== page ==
5 Reasons Sales Trainers Want to Strangle District Managers

And tips for coming together

Sales Leadership Training Pharmaceuticals

Title too strongly worded?

Probably not.

In last week’s post we covered 5 reasons why pharmaceutical district managers think sales training sucks – so this week we turn the tables and share some perspective from the sales training department.

And to set things up, let’s take a trip down memory lane to Super Bowl 46. In case you don’t remember (or just hate American football and sports analogies entirely…) this game saw the underdog NY Giants defeat the New England Patriots 21-17 back in 2010.

I’m still glowing.  🙂

Anyways, one of the pivotal points in the game came when New England wide receiver Wes Welker dropped a challenging, but very catchable, pass from quarterback Tom Brady late in the contest which could have likely won them the game. Tom Brady got the ball, surveyed the defense, threw the right pass to Welker…and he dropped it.

In the world of pharmaceutical sales, this scenario plays out routinely as well.

Just stay with me here…

The sales training department works to uncover a gap, they build and roll out a training program to address the need and then they hand things over to the district managers for “pull through”…and the learning opportunity is lost.

This “ball dropping” takes many different forms and flavors which are summed up below as 5 reasons why the sales training department wants to strangle district managers (along with some tips on how to get on the same page):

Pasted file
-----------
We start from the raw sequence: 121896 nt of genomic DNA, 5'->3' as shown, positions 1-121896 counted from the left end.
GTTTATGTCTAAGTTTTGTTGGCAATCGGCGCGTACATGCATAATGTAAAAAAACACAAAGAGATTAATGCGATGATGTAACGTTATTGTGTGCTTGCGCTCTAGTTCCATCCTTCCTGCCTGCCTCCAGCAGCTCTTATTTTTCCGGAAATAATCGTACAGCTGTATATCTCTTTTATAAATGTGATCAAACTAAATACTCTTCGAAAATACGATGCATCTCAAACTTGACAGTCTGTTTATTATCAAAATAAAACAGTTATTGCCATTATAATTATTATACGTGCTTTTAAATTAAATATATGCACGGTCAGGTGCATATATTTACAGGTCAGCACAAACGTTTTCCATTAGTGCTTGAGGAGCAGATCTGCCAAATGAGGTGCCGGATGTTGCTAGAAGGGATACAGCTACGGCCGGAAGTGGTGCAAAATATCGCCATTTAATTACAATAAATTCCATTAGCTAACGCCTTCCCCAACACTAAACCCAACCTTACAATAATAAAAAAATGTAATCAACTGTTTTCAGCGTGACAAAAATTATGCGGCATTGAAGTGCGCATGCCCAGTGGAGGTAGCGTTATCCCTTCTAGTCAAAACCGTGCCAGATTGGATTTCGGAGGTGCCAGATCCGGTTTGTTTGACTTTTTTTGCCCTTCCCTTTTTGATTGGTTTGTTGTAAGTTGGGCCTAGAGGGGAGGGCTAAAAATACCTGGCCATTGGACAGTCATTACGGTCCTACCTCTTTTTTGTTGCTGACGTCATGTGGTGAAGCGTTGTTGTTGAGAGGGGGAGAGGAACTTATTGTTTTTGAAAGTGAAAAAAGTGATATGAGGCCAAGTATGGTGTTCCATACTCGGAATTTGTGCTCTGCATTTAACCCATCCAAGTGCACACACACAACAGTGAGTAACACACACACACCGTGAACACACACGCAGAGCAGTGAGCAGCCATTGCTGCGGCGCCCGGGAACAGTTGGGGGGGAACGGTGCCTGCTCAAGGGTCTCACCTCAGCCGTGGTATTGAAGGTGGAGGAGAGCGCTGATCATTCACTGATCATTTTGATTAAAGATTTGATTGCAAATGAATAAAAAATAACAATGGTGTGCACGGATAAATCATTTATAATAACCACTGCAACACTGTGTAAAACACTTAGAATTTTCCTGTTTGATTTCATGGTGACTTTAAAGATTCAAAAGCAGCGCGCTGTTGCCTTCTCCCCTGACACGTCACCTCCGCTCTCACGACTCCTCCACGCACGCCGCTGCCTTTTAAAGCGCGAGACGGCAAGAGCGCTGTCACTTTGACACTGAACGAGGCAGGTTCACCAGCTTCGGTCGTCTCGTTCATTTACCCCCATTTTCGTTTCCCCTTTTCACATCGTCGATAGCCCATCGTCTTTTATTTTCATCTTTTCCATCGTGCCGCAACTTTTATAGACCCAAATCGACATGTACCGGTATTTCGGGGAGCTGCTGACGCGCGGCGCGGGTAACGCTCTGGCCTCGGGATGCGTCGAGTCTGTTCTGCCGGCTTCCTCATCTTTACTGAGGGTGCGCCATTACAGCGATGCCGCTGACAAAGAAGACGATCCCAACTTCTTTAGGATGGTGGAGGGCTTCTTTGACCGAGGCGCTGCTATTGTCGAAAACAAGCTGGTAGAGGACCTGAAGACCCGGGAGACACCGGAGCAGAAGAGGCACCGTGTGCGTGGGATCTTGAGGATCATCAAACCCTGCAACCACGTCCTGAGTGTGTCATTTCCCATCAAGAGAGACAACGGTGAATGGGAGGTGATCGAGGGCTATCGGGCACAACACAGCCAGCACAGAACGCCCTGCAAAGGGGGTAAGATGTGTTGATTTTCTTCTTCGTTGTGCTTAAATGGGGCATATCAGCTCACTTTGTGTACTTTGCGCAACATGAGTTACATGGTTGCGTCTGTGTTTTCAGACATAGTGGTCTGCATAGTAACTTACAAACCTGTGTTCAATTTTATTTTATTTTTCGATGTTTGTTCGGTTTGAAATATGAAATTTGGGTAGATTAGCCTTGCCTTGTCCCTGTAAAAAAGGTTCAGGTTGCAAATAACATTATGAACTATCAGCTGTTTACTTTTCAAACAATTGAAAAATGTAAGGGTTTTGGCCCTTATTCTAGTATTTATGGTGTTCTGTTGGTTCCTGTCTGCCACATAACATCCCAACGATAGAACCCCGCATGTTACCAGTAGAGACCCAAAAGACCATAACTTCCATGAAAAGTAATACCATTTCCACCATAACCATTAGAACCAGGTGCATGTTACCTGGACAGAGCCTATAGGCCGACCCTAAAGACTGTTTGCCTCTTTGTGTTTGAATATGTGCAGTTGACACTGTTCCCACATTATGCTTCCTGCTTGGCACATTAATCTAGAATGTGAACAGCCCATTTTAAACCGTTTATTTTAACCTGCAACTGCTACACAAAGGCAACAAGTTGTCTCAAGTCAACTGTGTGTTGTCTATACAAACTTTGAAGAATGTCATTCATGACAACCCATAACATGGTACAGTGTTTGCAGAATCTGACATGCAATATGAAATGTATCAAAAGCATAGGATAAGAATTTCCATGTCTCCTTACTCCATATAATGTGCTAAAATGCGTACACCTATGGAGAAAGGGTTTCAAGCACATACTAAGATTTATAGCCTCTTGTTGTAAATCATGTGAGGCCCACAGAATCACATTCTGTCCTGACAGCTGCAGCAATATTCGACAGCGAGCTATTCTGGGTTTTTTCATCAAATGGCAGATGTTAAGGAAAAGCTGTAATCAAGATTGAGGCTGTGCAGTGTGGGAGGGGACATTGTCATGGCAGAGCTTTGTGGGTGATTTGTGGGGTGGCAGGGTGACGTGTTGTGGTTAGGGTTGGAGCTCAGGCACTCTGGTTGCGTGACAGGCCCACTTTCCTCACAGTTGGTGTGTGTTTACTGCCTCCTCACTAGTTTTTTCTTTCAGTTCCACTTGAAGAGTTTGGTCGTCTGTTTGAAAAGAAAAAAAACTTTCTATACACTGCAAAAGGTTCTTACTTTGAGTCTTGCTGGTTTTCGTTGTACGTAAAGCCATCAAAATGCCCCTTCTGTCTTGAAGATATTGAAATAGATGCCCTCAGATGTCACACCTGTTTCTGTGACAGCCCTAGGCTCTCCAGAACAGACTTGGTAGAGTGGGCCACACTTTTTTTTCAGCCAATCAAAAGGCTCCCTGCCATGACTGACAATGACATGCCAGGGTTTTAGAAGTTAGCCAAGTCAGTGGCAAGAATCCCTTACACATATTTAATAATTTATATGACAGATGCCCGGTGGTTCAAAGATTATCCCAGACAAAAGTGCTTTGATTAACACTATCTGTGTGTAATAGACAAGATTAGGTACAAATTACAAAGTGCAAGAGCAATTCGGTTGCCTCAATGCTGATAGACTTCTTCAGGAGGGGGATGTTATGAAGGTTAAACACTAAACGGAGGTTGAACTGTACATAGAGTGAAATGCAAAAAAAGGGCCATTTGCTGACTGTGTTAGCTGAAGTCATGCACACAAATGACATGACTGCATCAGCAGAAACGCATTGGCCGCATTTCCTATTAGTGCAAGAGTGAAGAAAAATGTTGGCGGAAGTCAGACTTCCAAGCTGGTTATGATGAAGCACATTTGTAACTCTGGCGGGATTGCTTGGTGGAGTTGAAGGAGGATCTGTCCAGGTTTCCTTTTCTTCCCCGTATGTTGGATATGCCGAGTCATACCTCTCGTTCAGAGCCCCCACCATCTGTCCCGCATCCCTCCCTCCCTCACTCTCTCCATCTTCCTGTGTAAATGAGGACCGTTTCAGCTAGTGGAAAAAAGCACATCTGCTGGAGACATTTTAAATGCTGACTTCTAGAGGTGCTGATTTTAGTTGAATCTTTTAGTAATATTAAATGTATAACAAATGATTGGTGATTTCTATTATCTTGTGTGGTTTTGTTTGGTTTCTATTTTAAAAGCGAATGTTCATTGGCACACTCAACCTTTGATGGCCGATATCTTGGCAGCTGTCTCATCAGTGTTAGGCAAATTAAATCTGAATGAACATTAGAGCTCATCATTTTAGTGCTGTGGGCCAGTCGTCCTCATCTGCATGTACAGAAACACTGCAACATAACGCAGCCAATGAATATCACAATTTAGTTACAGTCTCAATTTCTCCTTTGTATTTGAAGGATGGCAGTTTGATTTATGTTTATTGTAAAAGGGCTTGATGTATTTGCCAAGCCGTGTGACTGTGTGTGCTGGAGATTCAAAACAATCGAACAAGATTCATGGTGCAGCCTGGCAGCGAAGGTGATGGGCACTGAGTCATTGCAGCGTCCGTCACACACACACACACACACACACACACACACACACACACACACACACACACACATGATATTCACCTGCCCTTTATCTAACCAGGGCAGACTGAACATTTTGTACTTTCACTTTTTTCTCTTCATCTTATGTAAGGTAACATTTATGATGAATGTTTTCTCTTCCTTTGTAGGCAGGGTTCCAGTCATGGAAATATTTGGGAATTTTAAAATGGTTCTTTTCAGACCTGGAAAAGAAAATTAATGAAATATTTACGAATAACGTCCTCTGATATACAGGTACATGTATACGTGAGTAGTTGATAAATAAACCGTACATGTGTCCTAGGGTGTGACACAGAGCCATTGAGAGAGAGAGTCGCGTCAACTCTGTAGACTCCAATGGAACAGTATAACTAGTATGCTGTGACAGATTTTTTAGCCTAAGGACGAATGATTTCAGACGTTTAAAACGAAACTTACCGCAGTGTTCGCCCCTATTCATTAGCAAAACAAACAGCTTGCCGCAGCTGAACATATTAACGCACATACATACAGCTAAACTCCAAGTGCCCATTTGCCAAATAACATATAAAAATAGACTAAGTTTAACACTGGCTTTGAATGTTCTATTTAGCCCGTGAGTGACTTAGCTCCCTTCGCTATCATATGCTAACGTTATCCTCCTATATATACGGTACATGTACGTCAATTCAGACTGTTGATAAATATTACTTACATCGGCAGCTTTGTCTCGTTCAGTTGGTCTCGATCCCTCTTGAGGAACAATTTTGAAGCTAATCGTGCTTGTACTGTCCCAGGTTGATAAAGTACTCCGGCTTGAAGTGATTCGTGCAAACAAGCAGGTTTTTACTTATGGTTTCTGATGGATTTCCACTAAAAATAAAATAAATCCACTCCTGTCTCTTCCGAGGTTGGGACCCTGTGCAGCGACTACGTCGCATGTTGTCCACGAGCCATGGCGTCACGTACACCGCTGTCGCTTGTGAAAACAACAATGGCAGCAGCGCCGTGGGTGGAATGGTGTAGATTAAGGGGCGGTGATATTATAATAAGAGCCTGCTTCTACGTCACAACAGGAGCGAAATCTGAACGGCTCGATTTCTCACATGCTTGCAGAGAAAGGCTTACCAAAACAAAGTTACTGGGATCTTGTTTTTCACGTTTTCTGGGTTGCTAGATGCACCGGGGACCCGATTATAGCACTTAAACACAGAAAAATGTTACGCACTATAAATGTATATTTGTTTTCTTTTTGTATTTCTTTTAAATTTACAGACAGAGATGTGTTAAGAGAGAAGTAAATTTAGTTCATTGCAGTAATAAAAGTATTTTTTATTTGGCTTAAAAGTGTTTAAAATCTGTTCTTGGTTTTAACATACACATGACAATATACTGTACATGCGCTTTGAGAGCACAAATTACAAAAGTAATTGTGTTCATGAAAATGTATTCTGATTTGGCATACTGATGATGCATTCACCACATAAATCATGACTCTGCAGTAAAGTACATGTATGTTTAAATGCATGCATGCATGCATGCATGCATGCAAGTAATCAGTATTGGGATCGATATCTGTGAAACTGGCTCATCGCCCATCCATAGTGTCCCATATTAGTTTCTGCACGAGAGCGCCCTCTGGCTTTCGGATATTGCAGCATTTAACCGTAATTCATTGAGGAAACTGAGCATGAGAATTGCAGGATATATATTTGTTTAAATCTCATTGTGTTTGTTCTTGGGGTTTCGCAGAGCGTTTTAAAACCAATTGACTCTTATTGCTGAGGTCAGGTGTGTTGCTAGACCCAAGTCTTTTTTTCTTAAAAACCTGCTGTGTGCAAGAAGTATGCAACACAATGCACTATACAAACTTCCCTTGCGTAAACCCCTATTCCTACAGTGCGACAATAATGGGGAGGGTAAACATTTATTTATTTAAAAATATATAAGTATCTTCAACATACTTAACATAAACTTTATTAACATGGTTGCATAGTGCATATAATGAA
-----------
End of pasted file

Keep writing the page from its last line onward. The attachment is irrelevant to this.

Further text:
Squirrel!

Most DMs struggle with focus and staying the course with any initiative, let alone training pull through. Shocking, I know.  🙂 New data, “urgent” direction from leadership or just the day-to-day needs of their reps are all easy sources of distraction. So using that coaching tool or resource on the first field ride after the POA meeting and never again is REALLY common – and is not going to get the job done.

Leadership Learning TIP:  Solid learning theory tells us that spacing (small chunks of information consumed over an extended period of time…) is key to true knowledge retention and behavior change.  So commit to purposefully reinforcing learning from a POA, product launch or NSM for at least 3-months with your team.  Nothing fancy – just continue to be a source of reinforcement and practice.  Resist the temptation to simply drop it when something else comes along.

Sales Training Sales Leadership Squirrel

Yes, hello? Distractions anyone?

Click – Delete

If I had a nickel for every time I’ve heard someone in sales training say “It’s like the managers don’t even read the stuff we send them…”, I’d be a rich man. And the truth is, many DMs don’t. Full transparency: I had way more training materials left in shrink wrap than I did in my briefcase.  This really is a wasted opportunity.

Leadership Learning TIP:  Read everything you get from sales training. I know…you get a lot of stuff sent to you but success in pharmaceutical sales today can hinge on the smallest advantage, so make every resource count. And if you’re getting crap from your training team– use your engagement as a platform to give feedback to sales training on what you DO need!